COS 103-4
Can plant-soil feedbacks drive biodiversity-productivity relationships in grasslands?

Thursday, August 8, 2013: 2:10 PM
L100B, Minneapolis Convention Center
Jane M. Cowles, Ecology, Evolution, and Behavior, University of Minnesota, Saint Paul, MN
David Tilman, Ecology, Evolution, and Behavior, University of Minnesota, St. Paul, MN

The positive relationship between biodiversity and productivity is well documented experimentally, yet the underlying mechanisms driving the relationship are still poorly understood. Recently, a number of studies have pointed to feedbacks between plant species and soil microbial communities as a potentially important mechanism. Further experimental support, especially regarding the interaction between diversity and plant-soil feedbacks (PSF), is still needed. We conducted a greenhouse experiment utilizing soil from an 18-year grassland biodiversity experiment at Cedar Creek (MN), addressing the following hypotheses: 1) The presence, strength, and direction of plant-soil microbe feedbacks would vary among the eight focal species, 2) the magnitude or direction of these feedbacks would change when, holding soil source constant, the focal plant is grown in single- or multi-species communities, and 3) soils collected from high diversity plots would differentially affect the growth of single or multi-species communities relative to soil from monoculture plots. We planted 663 communities of one, six or eight species in soil from each of eight monoculture and three high diversity plots at Cedar Creek. Each greenhouse pot contained 93% identical, sterilized “base” soil and 7% live soil inoculum from each soil source to minimize abiotic differences among soils while maintaining distinct microbial communities.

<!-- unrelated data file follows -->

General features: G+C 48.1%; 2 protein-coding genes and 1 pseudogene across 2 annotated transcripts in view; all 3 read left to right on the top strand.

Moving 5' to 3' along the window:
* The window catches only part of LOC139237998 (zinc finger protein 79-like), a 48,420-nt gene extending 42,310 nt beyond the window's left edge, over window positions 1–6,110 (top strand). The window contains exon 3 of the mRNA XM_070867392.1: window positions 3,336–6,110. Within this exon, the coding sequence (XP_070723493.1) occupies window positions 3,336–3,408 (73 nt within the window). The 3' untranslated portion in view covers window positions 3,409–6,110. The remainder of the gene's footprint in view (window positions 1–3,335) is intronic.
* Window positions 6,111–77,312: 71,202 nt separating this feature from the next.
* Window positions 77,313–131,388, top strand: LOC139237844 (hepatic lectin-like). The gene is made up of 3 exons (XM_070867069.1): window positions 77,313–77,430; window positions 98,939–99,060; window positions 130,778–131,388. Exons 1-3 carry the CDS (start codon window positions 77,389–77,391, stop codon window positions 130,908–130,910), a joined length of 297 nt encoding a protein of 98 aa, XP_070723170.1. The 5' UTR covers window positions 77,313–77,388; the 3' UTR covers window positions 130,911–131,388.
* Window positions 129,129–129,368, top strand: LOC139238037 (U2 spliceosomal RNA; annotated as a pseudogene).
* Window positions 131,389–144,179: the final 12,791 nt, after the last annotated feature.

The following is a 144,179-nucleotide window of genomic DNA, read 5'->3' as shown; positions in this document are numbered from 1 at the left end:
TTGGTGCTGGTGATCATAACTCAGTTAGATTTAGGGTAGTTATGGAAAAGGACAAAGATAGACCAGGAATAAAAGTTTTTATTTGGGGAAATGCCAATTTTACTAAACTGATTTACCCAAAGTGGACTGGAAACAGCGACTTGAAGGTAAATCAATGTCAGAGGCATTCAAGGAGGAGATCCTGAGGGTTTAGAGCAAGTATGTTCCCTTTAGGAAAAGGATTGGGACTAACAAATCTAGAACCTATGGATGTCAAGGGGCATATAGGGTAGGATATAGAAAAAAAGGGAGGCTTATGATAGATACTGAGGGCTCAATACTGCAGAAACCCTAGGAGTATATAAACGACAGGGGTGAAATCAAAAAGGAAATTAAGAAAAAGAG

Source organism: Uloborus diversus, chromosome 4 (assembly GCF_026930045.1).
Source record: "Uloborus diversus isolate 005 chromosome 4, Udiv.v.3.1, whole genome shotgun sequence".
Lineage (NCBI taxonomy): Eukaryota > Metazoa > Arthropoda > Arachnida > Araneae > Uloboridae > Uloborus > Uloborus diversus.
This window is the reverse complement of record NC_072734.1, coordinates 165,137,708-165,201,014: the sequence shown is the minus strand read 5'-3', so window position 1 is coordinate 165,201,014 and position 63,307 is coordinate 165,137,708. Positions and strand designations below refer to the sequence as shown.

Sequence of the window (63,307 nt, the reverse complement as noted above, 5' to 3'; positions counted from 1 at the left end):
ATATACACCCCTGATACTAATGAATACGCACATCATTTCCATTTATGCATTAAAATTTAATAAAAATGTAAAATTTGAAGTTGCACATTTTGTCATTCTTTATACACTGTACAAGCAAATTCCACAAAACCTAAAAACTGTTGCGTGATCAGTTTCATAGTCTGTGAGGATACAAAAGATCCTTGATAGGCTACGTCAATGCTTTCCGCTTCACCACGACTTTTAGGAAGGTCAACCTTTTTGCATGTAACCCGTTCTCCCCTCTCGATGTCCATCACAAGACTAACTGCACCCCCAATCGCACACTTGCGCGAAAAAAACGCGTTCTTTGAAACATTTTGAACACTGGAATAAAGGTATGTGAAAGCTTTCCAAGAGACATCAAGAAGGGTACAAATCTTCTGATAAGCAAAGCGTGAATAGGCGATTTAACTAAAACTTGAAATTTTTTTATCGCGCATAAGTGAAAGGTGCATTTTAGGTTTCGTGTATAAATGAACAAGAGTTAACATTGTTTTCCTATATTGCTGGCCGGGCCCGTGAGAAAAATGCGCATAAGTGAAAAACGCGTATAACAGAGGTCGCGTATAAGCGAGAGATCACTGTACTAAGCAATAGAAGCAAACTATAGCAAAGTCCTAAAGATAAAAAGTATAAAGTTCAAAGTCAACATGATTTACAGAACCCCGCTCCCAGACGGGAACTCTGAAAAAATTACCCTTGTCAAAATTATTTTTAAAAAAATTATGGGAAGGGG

The way in which diversity interacted with plant-soil feedbacks highlights a potential mechanism by which plant diversity leads to increased productivity. Species exhibiting decreased growth on soil from their own monoculture (negative PSF) showed a less negative PSF when grown in a high diversity mixture on their own soil, hinting at a “dilution effect” of diversity on PSFs. Growing in a community with higher diversity decreases conspecific density and therefore also decreases the negative impacts a species has on itself through feedbacks with its microbial community. Interestingly, the one species with a positive PSF also showed a “dilution” of this positive effect when grown in a high diversity mixture. Importantly, there was no significant difference among soil types when the soil inoculum was sterilized before being added to the pot, suggesting that the differences among soil types are due to differing microbial communities. Furthermore, pots inoculated with soil from high diversity plots had higher germination success for all species (p=0.04) and increased realized species richness at each planted diversity level (p=0.013). Combined, these results suggest multiple mechanisms by which species diversity can lead to increased productivity and highlight the importance of considering plant-soil feedbacks in driving this relationship.